With the AstraZeneca vaccine, so far, most of the cases reported have occurred in women under 60 years of age within two weeks of vaccination, according to the European Medicines Agency (EMA).
Among possible causes being investigated are that the vaccine triggers an unusual antibody in rare cases. So far, risk factors like age or gender have not been singled out.
“Even if you haven’t got a vaccine, women get more blood clots than men,” Dresser said. “We get more blood clots when we take birth control because you’re adding in more reproductive hormones, and more blood clots while you’re pregnant, again because your body is producing more hormones.”
Kelly Grindrod, a pharmacist and professor at the University of Waterloo’s School of Pharmacy, said although women are reporting more blood clots it may be too early to link gender to the vaccine.
She said while some side effects, like fatigue and a sore arm, are typically felt in women more than men, “the blood clot one is a little bit different. We don’t actually know that gender is a risk factor for that blood clot issue.”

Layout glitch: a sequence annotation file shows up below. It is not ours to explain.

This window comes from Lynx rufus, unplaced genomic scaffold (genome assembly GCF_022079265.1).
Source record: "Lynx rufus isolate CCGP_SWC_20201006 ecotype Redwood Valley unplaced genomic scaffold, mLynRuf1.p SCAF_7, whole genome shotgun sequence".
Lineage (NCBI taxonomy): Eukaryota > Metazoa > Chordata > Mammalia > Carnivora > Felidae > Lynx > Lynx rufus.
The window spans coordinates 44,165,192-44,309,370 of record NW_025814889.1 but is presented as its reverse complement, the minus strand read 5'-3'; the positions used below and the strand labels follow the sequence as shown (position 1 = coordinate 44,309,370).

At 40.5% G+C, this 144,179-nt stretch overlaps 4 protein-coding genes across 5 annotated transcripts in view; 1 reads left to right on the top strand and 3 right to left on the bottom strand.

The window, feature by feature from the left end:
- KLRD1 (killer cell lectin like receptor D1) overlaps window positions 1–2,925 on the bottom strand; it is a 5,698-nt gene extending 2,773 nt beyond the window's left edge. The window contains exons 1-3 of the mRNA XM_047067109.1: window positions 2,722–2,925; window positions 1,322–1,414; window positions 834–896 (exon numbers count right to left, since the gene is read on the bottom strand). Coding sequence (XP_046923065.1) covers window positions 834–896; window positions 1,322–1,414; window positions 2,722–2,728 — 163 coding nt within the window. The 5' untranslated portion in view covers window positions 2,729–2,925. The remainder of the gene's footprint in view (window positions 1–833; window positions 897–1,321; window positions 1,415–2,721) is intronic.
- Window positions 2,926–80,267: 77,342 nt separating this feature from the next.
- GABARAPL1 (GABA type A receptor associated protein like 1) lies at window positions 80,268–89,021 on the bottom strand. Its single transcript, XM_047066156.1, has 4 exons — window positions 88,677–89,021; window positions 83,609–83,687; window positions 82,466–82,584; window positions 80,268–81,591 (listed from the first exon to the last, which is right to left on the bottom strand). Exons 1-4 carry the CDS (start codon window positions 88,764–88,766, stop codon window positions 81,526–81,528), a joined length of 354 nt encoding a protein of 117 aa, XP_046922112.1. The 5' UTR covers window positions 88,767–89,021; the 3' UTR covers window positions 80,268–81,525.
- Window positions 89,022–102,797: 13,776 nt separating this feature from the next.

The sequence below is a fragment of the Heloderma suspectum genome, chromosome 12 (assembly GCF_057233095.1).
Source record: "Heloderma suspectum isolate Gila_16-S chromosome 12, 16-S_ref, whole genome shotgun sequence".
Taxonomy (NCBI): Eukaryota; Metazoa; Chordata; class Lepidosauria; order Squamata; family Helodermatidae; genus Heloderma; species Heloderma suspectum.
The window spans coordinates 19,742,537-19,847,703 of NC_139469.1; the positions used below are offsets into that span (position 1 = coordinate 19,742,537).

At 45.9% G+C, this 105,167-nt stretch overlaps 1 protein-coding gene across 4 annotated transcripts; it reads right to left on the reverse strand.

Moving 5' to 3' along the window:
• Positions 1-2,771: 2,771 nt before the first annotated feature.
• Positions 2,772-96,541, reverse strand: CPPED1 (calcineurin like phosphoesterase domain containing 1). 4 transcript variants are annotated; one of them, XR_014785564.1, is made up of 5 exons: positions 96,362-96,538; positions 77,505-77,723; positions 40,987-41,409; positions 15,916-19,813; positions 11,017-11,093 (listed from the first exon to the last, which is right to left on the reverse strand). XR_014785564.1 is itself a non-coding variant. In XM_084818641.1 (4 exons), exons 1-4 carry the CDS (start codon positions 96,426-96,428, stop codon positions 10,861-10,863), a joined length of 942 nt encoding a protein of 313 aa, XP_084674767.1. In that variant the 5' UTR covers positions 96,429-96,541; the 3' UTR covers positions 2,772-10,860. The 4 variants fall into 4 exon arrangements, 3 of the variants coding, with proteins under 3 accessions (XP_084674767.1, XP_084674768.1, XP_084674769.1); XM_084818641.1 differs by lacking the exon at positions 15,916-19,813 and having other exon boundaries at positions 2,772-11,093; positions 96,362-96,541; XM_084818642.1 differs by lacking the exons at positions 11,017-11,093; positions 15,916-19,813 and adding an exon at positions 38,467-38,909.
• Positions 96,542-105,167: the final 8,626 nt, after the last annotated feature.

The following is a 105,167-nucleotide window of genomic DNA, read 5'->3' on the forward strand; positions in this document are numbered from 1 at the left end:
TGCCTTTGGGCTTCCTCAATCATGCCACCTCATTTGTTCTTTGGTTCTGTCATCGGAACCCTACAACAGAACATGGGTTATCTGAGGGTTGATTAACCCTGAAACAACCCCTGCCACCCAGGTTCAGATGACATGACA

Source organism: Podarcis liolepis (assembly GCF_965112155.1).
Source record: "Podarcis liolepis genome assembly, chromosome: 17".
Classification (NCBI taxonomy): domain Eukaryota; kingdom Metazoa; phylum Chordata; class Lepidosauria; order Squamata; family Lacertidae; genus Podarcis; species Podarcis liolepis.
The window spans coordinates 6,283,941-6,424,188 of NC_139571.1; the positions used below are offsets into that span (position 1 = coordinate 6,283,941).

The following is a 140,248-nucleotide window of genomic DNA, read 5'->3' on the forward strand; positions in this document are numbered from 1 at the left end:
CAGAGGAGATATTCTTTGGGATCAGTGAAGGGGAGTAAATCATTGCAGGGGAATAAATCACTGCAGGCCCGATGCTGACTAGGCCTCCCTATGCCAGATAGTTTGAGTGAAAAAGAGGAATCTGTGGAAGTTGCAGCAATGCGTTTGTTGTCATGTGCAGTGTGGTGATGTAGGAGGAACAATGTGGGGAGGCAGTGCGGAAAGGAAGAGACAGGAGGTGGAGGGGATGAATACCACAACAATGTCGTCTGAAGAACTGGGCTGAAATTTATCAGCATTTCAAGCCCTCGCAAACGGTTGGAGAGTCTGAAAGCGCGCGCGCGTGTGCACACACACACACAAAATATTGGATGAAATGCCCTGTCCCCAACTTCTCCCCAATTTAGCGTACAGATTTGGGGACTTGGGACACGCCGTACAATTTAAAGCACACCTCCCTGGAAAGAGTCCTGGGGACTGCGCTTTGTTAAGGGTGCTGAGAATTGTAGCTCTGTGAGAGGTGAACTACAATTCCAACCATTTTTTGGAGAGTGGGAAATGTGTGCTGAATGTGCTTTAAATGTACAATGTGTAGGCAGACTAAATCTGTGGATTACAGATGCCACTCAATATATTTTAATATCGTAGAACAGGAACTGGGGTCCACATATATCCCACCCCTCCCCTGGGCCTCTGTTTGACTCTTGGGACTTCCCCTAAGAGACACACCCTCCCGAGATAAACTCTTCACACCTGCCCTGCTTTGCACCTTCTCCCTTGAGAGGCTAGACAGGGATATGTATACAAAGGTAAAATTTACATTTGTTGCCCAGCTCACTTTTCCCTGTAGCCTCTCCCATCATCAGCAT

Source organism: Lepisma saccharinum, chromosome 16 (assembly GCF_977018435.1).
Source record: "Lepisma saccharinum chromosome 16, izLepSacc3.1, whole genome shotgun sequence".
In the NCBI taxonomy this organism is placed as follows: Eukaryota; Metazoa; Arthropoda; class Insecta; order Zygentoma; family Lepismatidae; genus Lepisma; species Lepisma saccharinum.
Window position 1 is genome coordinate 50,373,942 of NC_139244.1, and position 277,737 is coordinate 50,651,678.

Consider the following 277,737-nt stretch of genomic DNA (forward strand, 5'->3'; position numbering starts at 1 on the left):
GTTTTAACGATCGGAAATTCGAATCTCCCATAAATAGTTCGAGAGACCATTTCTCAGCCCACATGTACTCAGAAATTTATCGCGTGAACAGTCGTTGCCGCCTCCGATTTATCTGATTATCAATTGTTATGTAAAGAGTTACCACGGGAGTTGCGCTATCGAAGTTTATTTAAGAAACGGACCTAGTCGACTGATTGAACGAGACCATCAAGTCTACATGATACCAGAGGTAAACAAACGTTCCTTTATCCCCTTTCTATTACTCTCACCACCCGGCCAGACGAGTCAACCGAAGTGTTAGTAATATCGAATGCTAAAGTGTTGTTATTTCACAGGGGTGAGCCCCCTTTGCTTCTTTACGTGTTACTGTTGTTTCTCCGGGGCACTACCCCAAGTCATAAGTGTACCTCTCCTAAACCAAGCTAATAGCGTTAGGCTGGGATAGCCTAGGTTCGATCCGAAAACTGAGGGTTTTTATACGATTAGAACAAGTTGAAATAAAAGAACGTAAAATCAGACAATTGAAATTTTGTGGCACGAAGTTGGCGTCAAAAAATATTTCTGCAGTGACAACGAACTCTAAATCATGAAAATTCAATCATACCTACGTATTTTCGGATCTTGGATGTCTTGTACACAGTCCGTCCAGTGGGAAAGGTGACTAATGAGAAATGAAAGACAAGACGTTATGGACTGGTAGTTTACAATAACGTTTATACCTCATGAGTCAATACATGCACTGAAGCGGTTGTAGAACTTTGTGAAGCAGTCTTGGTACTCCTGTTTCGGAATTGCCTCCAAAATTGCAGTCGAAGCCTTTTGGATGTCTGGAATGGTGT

“What we do know is that in the places where the blood clots happened the most and the earliest, so in Europe, they were vaccinating health care workers with AstraZeneca and health care workers tend to be women,” she explained.
It’s not that the vaccine necessarily caused more blood clots in women, she said, but it could be that more women were getting inoculated.
“So the jury’s still out a little bit on whether it’s the fact that women were getting the vaccine, or if in fact, this is more common in women,” she said.
Severe allergic reactions
Anaphylaxis (severe allergic reaction) is a rare but potentially life-threatening side effect that has also occurred in mostly women after receiving a coronavirus vaccine.
A 2019 study looking at vaccine adverse events reported to the CDC from 1990 to 2016 found that 80 per cent of severe allergic reactions involving adults came from women.
— With files from Global News’ Saba AzizView link »